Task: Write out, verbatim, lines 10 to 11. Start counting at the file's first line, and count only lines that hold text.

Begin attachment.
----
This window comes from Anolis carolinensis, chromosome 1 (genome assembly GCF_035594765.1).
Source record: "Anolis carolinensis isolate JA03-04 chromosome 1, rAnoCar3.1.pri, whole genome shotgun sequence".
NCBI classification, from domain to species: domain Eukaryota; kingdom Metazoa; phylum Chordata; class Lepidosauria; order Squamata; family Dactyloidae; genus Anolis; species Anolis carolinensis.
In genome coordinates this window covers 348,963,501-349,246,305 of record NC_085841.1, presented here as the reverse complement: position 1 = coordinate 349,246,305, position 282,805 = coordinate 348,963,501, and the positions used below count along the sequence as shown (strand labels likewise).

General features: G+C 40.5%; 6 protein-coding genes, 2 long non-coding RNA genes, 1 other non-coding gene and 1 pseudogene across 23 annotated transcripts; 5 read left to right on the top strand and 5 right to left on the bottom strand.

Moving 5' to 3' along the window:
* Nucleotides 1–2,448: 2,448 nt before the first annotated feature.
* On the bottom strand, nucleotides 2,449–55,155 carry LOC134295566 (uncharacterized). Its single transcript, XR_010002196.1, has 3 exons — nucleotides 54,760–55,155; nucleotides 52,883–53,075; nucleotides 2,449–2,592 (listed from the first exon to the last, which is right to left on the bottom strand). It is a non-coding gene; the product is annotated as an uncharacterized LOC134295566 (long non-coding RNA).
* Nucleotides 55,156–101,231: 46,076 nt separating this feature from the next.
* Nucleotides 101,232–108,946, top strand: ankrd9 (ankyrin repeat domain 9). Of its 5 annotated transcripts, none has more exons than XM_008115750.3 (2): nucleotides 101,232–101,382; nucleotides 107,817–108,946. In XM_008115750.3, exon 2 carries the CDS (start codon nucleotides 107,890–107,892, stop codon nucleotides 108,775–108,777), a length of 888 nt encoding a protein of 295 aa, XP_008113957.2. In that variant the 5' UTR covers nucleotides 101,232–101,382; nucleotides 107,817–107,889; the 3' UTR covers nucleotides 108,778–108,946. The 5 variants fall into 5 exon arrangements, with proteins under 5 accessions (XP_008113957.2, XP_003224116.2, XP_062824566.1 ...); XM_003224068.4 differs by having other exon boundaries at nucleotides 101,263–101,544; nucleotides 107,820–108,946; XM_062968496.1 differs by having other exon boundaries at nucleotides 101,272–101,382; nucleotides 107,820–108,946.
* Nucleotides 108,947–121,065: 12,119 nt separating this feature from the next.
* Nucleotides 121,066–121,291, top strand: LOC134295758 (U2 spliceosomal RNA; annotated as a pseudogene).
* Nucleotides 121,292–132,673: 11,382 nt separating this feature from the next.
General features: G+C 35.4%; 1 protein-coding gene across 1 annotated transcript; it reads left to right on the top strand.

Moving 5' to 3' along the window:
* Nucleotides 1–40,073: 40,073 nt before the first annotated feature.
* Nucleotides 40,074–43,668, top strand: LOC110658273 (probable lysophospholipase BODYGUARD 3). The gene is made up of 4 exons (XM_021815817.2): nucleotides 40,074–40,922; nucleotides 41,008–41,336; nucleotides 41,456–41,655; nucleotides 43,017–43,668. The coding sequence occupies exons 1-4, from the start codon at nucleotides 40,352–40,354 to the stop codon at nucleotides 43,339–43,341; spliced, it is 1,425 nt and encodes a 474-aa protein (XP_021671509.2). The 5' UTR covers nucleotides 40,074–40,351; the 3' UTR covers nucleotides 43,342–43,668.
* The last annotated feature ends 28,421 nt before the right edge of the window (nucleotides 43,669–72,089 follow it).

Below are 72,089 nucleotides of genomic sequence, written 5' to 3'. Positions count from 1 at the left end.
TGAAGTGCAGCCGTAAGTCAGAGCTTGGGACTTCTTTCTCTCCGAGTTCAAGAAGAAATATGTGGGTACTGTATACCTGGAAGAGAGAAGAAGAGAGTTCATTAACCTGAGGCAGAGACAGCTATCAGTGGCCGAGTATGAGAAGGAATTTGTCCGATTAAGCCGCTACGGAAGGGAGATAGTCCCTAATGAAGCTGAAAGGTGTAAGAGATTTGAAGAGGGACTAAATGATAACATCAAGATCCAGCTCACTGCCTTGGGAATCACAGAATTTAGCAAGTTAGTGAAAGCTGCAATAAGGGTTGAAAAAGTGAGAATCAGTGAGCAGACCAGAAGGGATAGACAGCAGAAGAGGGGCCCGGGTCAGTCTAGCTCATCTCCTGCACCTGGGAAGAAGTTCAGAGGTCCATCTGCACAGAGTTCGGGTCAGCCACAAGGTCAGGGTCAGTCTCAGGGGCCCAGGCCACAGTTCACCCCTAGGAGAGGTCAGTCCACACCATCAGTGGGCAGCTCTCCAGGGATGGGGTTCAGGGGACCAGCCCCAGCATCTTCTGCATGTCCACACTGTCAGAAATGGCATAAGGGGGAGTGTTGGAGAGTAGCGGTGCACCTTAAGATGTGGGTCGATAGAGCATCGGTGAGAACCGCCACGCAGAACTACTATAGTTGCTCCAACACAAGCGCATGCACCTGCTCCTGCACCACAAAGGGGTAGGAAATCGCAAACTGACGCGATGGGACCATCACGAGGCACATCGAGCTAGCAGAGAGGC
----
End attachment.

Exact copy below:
* Nucleotides 101,232–108,946, top strand: ankrd9 (ankyrin repeat domain 9). Of its 5 annotated transcripts, none has more exons than XM_008115750.3 (2): nucleotides 101,232–101,382; nucleotides 107,817–108,946. In XM_008115750.3, exon 2 carries the CDS (start codon nucleotides 107,890–107,892, stop codon nucleotides 108,775–108,777), a length of 888 nt encoding a protein of 295 aa, XP_008113957.2. In that variant the 5' UTR covers nucleotides 101,232–101,382; nucleotides 107,817–107,889; the 3' UTR covers nucleotides 108,778–108,946. The 5 variants fall into 5 exon arrangements, with proteins under 5 accessions (XP_008113957.2, XP_003224116.2, XP_062824566.1 ...); XM_003224068.4 differs by having other exon boundaries at nucleotides 101,263–101,544; nucleotides 107,820–108,946; XM_062968496.1 differs by having other exon boundaries at nucleotides 101,272–101,382; nucleotides 107,820–108,946.
* Nucleotides 108,947–121,065: 12,119 nt separating this feature from the next.